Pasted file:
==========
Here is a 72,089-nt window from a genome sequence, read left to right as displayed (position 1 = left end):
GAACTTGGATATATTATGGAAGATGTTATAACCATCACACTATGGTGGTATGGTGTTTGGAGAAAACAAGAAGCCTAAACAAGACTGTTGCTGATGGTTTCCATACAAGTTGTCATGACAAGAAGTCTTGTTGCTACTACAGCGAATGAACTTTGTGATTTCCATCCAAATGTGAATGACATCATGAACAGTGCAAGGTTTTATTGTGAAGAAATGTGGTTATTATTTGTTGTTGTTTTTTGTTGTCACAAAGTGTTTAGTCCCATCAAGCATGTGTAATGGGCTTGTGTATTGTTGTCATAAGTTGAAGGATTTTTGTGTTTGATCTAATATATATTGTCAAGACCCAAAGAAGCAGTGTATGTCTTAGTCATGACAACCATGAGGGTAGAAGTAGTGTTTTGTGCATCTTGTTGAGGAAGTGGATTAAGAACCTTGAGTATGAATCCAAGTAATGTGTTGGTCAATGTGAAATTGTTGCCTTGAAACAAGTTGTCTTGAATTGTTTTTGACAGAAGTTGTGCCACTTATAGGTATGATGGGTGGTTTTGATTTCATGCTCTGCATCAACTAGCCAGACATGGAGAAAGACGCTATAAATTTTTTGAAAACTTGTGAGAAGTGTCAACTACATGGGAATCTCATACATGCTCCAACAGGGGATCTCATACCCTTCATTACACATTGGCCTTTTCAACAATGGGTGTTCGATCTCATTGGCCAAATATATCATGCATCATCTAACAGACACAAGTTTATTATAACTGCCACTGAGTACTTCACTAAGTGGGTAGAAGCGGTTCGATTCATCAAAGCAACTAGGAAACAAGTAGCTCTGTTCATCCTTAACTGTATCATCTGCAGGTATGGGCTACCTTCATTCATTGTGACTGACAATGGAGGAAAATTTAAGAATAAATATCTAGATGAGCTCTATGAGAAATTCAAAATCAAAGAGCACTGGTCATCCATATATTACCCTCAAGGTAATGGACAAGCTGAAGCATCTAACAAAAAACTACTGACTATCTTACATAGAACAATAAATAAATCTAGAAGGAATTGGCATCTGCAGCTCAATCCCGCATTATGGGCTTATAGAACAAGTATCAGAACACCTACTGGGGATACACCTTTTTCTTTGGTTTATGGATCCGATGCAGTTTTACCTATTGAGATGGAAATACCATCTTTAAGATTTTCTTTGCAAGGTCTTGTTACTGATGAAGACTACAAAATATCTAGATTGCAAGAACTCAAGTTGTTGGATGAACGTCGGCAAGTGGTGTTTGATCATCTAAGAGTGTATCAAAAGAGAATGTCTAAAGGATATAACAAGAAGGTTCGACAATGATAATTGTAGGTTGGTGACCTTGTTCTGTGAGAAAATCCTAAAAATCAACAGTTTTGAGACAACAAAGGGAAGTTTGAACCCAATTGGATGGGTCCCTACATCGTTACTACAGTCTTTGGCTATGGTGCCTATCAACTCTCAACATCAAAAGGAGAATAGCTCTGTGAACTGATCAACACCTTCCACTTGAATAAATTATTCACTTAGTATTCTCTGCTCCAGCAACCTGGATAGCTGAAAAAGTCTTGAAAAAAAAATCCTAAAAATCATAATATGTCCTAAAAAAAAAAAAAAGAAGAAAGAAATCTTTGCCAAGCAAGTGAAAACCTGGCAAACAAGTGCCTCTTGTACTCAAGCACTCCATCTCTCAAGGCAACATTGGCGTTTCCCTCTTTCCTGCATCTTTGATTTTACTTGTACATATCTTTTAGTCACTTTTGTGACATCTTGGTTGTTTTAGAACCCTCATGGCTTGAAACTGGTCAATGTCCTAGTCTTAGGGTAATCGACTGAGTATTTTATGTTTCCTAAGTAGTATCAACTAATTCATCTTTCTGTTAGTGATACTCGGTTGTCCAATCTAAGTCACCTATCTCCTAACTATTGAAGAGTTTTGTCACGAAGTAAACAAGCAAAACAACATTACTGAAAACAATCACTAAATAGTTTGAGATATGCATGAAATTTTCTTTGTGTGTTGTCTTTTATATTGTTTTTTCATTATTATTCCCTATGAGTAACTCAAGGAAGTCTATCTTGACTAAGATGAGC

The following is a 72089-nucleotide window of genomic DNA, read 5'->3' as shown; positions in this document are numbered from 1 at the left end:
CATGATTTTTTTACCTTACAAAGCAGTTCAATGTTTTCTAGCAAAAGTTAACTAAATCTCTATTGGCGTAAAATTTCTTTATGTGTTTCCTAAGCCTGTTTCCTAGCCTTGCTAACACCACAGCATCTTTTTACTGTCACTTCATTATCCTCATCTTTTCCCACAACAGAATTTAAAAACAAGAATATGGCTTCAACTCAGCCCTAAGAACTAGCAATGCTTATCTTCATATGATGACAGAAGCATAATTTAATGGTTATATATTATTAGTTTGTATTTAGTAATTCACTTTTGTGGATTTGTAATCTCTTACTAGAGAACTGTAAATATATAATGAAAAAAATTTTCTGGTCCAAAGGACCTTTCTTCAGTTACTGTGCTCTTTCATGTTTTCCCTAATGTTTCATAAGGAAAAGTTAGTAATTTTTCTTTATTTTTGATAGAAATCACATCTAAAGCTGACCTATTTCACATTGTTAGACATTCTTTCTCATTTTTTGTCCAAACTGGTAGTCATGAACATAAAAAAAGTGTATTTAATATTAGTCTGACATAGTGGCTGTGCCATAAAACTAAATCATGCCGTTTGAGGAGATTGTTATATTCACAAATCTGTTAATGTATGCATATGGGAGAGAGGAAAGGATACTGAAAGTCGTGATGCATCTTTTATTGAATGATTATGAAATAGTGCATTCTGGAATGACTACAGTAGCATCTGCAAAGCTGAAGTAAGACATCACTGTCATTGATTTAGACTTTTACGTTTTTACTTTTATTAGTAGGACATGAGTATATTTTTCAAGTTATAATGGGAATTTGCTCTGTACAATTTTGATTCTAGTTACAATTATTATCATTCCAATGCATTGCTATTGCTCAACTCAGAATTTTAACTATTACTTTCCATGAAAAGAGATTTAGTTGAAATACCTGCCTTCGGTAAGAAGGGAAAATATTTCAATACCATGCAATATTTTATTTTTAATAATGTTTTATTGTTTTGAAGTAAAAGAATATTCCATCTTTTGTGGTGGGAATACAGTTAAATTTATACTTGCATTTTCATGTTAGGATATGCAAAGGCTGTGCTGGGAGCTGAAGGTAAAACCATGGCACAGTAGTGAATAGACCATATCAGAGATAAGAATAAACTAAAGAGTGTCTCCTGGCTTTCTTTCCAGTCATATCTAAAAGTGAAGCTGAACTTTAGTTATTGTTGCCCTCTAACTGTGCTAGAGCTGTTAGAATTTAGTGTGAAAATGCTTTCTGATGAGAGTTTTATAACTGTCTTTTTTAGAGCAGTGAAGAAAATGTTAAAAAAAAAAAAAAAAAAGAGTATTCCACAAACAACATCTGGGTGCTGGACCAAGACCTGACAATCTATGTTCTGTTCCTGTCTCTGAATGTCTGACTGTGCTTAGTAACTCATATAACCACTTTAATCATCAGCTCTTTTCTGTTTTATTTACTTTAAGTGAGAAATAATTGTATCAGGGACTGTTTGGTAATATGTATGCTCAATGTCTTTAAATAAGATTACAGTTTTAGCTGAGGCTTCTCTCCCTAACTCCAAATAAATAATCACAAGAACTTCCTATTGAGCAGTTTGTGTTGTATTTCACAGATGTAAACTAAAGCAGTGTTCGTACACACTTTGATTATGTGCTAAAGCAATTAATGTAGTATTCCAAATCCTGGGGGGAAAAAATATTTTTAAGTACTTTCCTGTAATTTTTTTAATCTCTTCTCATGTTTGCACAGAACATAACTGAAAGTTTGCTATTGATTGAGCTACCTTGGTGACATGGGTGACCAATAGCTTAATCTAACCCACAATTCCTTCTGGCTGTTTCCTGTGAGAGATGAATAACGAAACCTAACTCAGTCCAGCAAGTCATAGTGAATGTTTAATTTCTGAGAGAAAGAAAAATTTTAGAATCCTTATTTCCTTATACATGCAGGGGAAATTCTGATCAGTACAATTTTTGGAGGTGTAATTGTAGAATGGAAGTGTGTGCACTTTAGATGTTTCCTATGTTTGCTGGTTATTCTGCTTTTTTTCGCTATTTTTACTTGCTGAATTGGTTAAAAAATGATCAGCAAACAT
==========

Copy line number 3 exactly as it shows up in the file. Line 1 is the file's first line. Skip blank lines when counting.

The following is a 72089-nucleotide window of genomic DNA, read 5'->3' as shown; positions in this document are numbered from 1 at the left end: